For the Pope’s conservative critics, of course, it is he who is the ideologue, and nowhere do they see it more than in his commitment to social justice. By giving unprecedented attention to climate change, migration, the death penalty, economic inequality, and other aspects of social justice he has shown himself, they think, to be a leftist, a Peronist, a Marxist, a Leninist – certainly a secularist whose only concern is with the bettering of life on earth. Many conservative Catholic media outlets have accused him of horizontal worldliness, of preaching the kingdom of God on earth – precisely of seeking to immanentise the eschaton. One of these outlets savaged his encyclical Fratelli Tutti, on fraternity and social friendship, under the headline ‘Glory to man in the highest’. And for Archbishop Viganò, that encyclical was merely an ‘ideological manifesto’ that envisions an earthly paradise. So where do they think the Pope goes wrong? Bishop Athanasius Schneider, one of Francis’s severest and most visible critics, thinks that progressive Catholics like the Pope ignore the reality that ‘social justice is not the first task of the Church’. ‘There were a lot of social problems, injustices, in the time of Jesus and the apostles,’ Bishop Schneider said; ‘but it was not the first concern of the mission of the Church. The first concern was to guide the souls to heaven’.

But it is precisely separating things out in this way that Francis opposes, and the magisterium of recent decades is with him on that. Vatican II affirms that ‘a sense of the dignity of the human person has been impressing itself more and more deeply on the consciousness of contemporary man’ (Dignitatis Humanae, 1), and it asserts unequivocally that that dignity is predicated on the scriptural doctrine that every person ‘was created to the image of God’ (Gaudium et Spes, 12). And the Church since the Council has become increasingly sensitive to the consequences of this intimacy between God and God’s creation. There is no love of God without love of neighbour. The human person – the real, concrete person – is at the centre of the Gospel, at the centre of faith. ‘For the Church,’ Pope St John Paul II wrote in his first encyclical (Redemptor Hominis, 14), ‘all roads lead to man’. The human, he adds, in their concrete being, ‘is the primary and fundamental way for the Church, the way traced out by Christ himself, the way that leads invariably through the mystery of the Incarnation and the Redemption’. And fifteen years later he returned to the theme in Evangelium Vitae: ‘The Gospel of God’s love for man, the Gospel of the dignity of the person and the Gospel of life are a single and indivisible Gospel.’(EV, 2)

It was this same post-conciliar insight that led the Jesuits at General Congregation 32 (1974-5), at the instigation of their 25th Superior General, Pedro Arrupe, to commit to ‘a faith that does justice’. Justice specifies faith; it doesn’t follow after it. ‘The mission of the Society of Jesus today,’ one of the Congregation’s decrees read, ‘is the service of faith, of which the promotion of justice is an absolute requirement. For reconciliation with God demands the reconciliation of people with one another’. Faith, then, is a lived reality; to believe and to act on the belief are the one thing. As Johann Baptist Metz put it, ‘The Christian idea of God is in itself a practical idea. God simply cannot be thought without this idea irritating and disrupting the immediate interests of the one who is trying to think it’. In this sense, then, Christian praxis does not follow Christian theory or knowledge; rather it belongs ‘to the fundamental way theology itself operates’. Or, as Pope Francis likes to say, ‘reality is superior to ideas’.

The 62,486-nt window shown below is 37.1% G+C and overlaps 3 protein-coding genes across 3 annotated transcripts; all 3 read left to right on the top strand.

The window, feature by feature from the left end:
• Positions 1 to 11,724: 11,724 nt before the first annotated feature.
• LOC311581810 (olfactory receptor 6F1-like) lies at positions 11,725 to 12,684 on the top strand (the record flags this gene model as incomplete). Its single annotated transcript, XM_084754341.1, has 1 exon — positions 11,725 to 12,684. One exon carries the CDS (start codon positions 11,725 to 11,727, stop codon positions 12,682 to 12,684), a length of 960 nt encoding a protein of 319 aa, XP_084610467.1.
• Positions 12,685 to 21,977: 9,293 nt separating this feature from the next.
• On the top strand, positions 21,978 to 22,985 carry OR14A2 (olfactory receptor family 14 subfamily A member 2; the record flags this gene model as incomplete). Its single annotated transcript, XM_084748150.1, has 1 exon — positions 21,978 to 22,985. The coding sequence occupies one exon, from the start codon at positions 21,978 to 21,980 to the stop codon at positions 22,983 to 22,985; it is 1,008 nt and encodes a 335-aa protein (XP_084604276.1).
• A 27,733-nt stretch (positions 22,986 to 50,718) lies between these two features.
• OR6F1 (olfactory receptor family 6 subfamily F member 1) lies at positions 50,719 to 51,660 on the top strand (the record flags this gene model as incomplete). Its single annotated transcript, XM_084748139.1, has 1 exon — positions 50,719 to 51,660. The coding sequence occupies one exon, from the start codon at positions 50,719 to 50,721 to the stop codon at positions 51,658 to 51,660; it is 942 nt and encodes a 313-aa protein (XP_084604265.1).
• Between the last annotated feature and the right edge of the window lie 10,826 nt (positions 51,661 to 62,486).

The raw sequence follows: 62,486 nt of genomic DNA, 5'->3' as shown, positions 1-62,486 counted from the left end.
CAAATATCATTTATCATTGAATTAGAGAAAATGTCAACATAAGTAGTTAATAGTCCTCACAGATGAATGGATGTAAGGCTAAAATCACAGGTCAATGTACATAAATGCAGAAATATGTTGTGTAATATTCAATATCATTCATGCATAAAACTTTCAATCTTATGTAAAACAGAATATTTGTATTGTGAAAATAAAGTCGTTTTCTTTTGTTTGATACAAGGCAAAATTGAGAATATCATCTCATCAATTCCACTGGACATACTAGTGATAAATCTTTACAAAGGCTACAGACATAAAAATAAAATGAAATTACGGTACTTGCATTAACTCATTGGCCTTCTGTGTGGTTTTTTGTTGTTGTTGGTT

It is not ideology that has brought the Church to this realisation. It comes from reading reflectively into scripture and into the tradition of its reception in the Church. Contrary to what Bishop Schneider implies, both Old and New Testament are replete with affirmations that there can be no love of God without love of neighbour. You cannot tilt your head upwards and set your eyes on heaven – perhaps like the pharisee in Christ’s parable – while below you, out of sight, a neighbour lies wounded and in pain. Isaiah cries out in his vision:

What do I care about your unceasing sacrifices? says the Lord… When you stretch out your hands, I will turn away my eyes from you. Even if you pray endlessly, I will not listen, for your hands are covered with blood… Cease to do evil and learn to do good. Pursue justice and rescue the oppressed; listen to the plea of the orphan and defend the widow.

God’s word in the prophets, as well as the gospel message of Christ in the Sermon on the Mount, insists that other than by pursuing justice there is no road to God. Nor even knowledge of God. ‘Did not your father have enough to eat and drink?’, the Lord asks in the Book of Jeremiah; ‘But because he did what was right and just, all went well with him. Because he dispensed justice to the poor and needy things continued to go well for him. Is this not what it means to know me?’

It is ideology, not religious insight or theology, that judges that seeking justice in this world is not central to a life of Christian faith. This idea has roots, perhaps, in the Aristotelean prioritising of theoria over praxis, which contributed to the privileging of the vita contemplativa over the vita activa in Christianity for so long, and arguably it owes much to classical liberalism and to post-Enlightenment traditionalism, but it does not have support in scripture or in the teachings of the Church in our time. And by limiting Christian hope to the individualistic expectation of a righting of wrongs in the next life, it eviscerates a significant portion of the Gospel message.

In God Matters, Herbert McCabe, the brilliant Dominican Thomist and unrepentant leftist, offered a different take on the effect of what Voegelin called Christianity’s ‘de-divinization of the temporal sphere of power’ in the Roman Empire. The Christian God, he wrote,

is the liberator fundamentally because he is not a god, because there are no gods, or at least no gods to be worshiped. This leaves history in human hands under the judgement of God. Human misery can no longer be attributed to the gods and accepted with resignation or evaded with sacrifices. The long slow process can begin of identifying the human roots of oppression and exploitation, just as the way now lies open for the scientific understanding and control of the forces of nature.

It is not a question of seeking the eschaton in the here and now. Rather, it is about embracing an eschatologically oriented pursuit of this-worldly justice.

Photo: risingthermals (Flickr: CC BY-NC-ND 2.0)